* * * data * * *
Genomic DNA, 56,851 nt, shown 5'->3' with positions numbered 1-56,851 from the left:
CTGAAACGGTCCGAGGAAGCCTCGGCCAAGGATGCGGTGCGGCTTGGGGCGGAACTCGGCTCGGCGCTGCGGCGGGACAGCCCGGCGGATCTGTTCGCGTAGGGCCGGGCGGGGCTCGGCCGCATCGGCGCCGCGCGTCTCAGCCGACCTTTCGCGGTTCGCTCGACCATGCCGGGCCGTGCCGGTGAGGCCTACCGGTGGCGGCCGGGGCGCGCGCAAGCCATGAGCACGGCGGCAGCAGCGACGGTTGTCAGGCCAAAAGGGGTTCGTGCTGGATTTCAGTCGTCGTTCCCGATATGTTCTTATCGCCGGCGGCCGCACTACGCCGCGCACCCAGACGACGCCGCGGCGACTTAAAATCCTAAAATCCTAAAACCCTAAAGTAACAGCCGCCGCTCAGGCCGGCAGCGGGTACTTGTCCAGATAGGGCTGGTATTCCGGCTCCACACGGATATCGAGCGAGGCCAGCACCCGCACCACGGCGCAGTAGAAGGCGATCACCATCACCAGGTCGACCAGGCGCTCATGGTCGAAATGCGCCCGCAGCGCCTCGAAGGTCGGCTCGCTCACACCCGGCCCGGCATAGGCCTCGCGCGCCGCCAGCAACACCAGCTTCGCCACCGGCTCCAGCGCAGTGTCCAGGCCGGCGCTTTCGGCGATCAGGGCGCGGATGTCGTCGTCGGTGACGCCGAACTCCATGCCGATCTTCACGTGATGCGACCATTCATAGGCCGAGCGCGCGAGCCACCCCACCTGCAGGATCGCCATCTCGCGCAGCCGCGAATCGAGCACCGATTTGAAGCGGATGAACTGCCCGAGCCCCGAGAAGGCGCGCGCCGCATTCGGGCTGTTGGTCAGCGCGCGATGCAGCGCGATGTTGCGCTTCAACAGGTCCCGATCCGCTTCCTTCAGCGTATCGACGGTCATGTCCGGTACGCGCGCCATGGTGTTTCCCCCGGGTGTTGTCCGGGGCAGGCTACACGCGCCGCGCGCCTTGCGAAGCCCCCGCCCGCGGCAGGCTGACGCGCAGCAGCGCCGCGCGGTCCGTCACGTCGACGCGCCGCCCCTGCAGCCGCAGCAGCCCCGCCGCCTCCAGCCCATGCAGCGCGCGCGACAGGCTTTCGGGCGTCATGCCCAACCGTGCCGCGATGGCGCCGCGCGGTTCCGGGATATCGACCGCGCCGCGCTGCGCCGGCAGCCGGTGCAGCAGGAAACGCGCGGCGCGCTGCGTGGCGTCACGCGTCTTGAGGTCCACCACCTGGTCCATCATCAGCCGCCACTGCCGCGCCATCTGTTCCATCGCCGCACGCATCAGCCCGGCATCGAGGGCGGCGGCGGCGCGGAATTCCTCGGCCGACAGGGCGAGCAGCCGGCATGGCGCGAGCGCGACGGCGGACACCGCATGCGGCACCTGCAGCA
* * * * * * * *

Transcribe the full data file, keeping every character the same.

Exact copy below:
Genomic DNA, 56,851 nt, shown 5'->3' with positions numbered 1-56,851 from the left:
CTGAAACGGTCCGAGGAAGCCTCGGCCAAGGATGCGGTGCGGCTTGGGGCGGAACTCGGCTCGGCGCTGCGGCGGGACAGCCCGGCGGATCTGTTCGCGTAGGGCCGGGCGGGGCTCGGCCGCATCGGCGCCGCGCGTCTCAGCCGACCTTTCGCGGTTCGCTCGACCATGCCGGGCCGTGCCGGTGAGGCCTACCGGTGGCGGCCGGGGCGCGCGCAAGCCATGAGCACGGCGGCAGCAGCGACGGTTGTCAGGCCAAAAGGGGTTCGTGCTGGATTTCAGTCGTCGTTCCCGATATGTTCTTATCGCCGGCGGCCGCACTACGCCGCGCACCCAGACGACGCCGCGGCGACTTAAAATCCTAAAATCCTAAAACCCTAAAGTAACAGCCGCCGCTCAGGCCGGCAGCGGGTACTTGTCCAGATAGGGCTGGTATTCCGGCTCCACACGGATATCGAGCGAGGCCAGCACCCGCACCACGGCGCAGTAGAAGGCGATCACCATCACCAGGTCGACCAGGCGCTCATGGTCGAAATGCGCCCGCAGCGCCTCGAAGGTCGGCTCGCTCACACCCGGCCCGGCATAGGCCTCGCGCGCCGCCAGCAACACCAGCTTCGCCACCGGCTCCAGCGCAGTGTCCAGGCCGGCGCTTTCGGCGATCAGGGCGCGGATGTCGTCGTCGGTGACGCCGAACTCCATGCCGATCTTCACGTGATGCGACCATTCATAGGCCGAGCGCGCGAGCCACCCCACCTGCAGGATCGCCATCTCGCGCAGCCGCGAATCGAGCACCGATTTGAAGCGGATGAACTGCCCGAGCCCCGAGAAGGCGCGCGCCGCATTCGGGCTGTTGGTCAGCGCGCGATGCAGCGCGATGTTGCGCTTCAACAGGTCCCGATCCGCTTCCTTCAGCGTATCGACGGTCATGTCCGGTACGCGCGCCATGGTGTTTCCCCCGGGTGTTGTCCGGGGCAGGCTACACGCGCCGCGCGCCTTGCGAAGCCCCCGCCCGCGGCAGGCTGACGCGCAGCAGCGCCGCGCGGTCCGTCACGTCGACGCGCCGCCCCTGCAGCCGCAGCAGCCCCGCCGCCTCCAGCCCATGCAGCGCGCGCGACAGGCTTTCGGGCGTCATGCCCAACCGTGCCGCGATGGCGCCGCGCGGTTCCGGGATATCGACCGCGCCGCGCTGCGCCGGCAGCCGGTGCAGCAGGAAACGCGCGGCGCGCTGCGTGGCGTCACGCGTCTTGAGGTCCACCACCTGGTCCATCATCAGCCGCCACTGCCGCGCCATCTGTTCCATCGCCGCACGCATCAGCCCGGCATCGAGGGCGGCGGCGGCGCGGAATTCCTCGGCCGACAGGGCGAGCAGCCGGCATGGCGCGAGCGCGACGGCGGACACCGCATGCGGCACCTGCAGCA